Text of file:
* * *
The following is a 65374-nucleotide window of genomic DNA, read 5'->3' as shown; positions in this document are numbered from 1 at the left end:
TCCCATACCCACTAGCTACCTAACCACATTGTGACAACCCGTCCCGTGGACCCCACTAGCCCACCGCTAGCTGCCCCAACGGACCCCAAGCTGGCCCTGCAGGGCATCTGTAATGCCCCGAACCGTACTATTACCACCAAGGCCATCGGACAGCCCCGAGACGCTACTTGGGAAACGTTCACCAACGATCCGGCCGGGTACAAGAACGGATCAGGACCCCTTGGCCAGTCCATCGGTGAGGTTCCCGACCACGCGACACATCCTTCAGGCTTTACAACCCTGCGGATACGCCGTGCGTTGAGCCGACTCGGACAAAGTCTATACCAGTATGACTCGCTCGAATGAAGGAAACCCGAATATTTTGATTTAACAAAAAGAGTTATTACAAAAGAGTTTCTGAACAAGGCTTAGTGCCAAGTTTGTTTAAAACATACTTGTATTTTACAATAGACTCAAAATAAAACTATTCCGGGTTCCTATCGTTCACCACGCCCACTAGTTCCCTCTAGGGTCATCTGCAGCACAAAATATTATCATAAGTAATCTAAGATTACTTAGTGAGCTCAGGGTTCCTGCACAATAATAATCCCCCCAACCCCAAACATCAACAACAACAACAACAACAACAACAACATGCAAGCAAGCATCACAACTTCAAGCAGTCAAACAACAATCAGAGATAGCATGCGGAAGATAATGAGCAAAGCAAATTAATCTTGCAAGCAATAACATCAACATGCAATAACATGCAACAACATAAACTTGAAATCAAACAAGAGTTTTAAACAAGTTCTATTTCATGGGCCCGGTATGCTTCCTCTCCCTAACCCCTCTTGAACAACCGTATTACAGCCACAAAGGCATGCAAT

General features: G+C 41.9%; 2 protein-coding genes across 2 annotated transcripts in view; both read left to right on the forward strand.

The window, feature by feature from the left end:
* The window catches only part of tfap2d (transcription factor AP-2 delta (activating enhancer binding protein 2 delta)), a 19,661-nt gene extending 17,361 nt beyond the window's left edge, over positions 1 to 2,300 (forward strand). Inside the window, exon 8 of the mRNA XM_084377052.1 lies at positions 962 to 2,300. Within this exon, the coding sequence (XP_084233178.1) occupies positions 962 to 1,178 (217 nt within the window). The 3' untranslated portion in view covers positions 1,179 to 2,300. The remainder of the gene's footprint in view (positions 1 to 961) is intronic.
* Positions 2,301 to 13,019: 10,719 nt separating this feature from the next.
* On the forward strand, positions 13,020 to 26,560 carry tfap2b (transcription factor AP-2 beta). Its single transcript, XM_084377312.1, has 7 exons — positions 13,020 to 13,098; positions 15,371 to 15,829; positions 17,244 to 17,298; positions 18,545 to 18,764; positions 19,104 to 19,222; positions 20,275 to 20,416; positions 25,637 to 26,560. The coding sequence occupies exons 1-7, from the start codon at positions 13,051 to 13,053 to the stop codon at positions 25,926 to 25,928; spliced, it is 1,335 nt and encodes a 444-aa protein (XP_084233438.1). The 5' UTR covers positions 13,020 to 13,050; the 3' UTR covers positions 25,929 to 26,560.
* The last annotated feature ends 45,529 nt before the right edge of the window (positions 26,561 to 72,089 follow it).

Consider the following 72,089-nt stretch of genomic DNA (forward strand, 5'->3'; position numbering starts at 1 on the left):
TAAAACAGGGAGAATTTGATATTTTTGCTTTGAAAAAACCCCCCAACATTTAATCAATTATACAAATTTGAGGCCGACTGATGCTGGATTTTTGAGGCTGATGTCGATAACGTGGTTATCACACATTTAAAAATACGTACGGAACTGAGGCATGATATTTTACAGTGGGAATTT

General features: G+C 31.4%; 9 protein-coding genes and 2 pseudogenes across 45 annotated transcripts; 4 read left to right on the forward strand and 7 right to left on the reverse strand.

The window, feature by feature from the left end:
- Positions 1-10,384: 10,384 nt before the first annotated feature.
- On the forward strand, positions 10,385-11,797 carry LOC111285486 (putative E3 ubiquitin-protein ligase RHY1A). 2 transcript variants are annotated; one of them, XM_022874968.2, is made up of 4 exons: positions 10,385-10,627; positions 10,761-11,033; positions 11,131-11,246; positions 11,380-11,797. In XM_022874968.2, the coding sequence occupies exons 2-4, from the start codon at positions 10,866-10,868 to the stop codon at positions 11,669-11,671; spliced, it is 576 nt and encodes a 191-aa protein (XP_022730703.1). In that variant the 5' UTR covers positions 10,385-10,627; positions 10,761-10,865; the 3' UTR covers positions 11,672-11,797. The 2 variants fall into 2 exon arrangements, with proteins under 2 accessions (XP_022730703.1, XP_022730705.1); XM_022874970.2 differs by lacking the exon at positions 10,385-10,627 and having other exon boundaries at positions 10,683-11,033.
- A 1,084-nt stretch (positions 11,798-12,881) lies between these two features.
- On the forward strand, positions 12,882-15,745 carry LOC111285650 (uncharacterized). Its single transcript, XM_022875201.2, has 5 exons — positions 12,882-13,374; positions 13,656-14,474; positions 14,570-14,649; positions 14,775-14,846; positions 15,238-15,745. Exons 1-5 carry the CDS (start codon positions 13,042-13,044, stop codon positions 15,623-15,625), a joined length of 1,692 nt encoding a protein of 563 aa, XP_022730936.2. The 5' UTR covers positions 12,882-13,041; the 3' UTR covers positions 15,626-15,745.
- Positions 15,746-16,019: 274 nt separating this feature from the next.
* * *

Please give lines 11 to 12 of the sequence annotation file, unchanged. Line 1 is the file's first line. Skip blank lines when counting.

General features: G+C 31.4%; 9 protein-coding genes and 2 pseudogenes across 45 annotated transcripts; 4 read left to right on the forward strand and 7 right to left on the reverse strand.

The window, feature by feature from the left end: